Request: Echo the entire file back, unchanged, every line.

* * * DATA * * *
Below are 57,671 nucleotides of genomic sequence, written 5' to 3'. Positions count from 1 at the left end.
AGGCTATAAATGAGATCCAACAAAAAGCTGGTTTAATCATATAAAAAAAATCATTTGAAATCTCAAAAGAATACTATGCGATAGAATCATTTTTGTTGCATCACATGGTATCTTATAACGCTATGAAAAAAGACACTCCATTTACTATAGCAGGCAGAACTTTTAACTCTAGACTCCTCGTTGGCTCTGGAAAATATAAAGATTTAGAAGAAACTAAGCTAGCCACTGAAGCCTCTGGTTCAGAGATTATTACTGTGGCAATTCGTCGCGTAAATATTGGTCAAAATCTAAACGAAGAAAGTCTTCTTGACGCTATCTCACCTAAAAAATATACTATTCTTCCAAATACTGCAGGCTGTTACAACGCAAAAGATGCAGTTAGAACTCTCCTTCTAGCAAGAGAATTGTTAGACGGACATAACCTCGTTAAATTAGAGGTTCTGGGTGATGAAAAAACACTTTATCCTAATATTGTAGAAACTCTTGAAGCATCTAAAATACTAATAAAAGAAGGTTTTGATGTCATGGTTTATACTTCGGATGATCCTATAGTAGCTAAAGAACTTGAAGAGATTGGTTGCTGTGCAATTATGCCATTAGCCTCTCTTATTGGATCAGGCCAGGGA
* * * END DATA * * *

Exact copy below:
Below are 57,671 nucleotides of genomic sequence, written 5' to 3'. Positions count from 1 at the left end.
AGGCTATAAATGAGATCCAACAAAAAGCTGGTTTAATCATATAAAAAAAATCATTTGAAATCTCAAAAGAATACTATGCGATAGAATCATTTTTGTTGCATCACATGGTATCTTATAACGCTATGAAAAAAGACACTCCATTTACTATAGCAGGCAGAACTTTTAACTCTAGACTCCTCGTTGGCTCTGGAAAATATAAAGATTTAGAAGAAACTAAGCTAGCCACTGAAGCCTCTGGTTCAGAGATTATTACTGTGGCAATTCGTCGCGTAAATATTGGTCAAAATCTAAACGAAGAAAGTCTTCTTGACGCTATCTCACCTAAAAAATATACTATTCTTCCAAATACTGCAGGCTGTTACAACGCAAAAGATGCAGTTAGAACTCTCCTTCTAGCAAGAGAATTGTTAGACGGACATAACCTCGTTAAATTAGAGGTTCTGGGTGATGAAAAAACACTTTATCCTAATATTGTAGAAACTCTTGAAGCATCTAAAATACTAATAAAAGAAGGTTTTGATGTCATGGTTTATACTTCGGATGATCCTATAGTAGCTAAAGAACTTGAAGAGATTGGTTGCTGTGCAATTATGCCATTAGCCTCTCTTATTGGATCAGGCCAGGGA